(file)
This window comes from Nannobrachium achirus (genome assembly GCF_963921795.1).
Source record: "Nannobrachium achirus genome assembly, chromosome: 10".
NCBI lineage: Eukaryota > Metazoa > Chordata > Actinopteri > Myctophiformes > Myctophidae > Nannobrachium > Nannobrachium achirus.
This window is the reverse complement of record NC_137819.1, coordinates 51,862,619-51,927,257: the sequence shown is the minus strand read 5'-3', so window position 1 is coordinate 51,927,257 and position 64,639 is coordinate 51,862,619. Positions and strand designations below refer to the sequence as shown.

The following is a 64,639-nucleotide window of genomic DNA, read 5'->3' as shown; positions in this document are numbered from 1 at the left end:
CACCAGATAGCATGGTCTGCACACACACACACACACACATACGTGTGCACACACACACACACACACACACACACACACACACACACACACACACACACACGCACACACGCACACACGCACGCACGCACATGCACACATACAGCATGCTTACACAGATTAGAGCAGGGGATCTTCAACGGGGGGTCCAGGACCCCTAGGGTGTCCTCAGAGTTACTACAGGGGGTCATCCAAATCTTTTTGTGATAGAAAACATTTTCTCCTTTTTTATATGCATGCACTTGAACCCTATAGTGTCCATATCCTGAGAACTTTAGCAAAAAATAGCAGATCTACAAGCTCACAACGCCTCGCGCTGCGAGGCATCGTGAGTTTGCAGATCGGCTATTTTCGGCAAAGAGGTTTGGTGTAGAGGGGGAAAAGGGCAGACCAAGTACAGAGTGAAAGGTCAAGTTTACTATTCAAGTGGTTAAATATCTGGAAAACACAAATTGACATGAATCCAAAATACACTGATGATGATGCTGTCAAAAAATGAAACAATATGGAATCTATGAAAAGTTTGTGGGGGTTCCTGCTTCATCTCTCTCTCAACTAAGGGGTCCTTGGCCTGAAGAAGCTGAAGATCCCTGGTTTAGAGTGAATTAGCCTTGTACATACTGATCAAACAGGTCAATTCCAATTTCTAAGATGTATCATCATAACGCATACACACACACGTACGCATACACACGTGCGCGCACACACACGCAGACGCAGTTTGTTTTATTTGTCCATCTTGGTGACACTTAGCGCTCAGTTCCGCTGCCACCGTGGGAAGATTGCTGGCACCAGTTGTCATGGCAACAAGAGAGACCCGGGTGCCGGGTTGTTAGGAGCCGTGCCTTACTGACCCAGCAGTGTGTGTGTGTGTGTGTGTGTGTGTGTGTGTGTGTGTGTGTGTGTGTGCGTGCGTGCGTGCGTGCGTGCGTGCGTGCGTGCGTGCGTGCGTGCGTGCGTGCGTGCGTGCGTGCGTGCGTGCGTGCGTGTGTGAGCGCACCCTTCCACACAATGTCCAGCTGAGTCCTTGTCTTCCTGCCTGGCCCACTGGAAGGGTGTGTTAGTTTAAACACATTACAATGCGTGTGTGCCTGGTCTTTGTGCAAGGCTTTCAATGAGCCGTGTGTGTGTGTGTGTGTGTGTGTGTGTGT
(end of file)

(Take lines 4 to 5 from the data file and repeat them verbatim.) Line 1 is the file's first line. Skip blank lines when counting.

This window is the reverse complement of record NC_137819.1, coordinates 51,862,619-51,927,257: the sequence shown is the minus strand read 5'-3', so window position 1 is coordinate 51,927,257 and position 64,639 is coordinate 51,862,619. Positions and strand designations below refer to the sequence as shown.

The following is a 64,639-nucleotide window of genomic DNA, read 5'->3' as shown; positions in this document are numbered from 1 at the left end: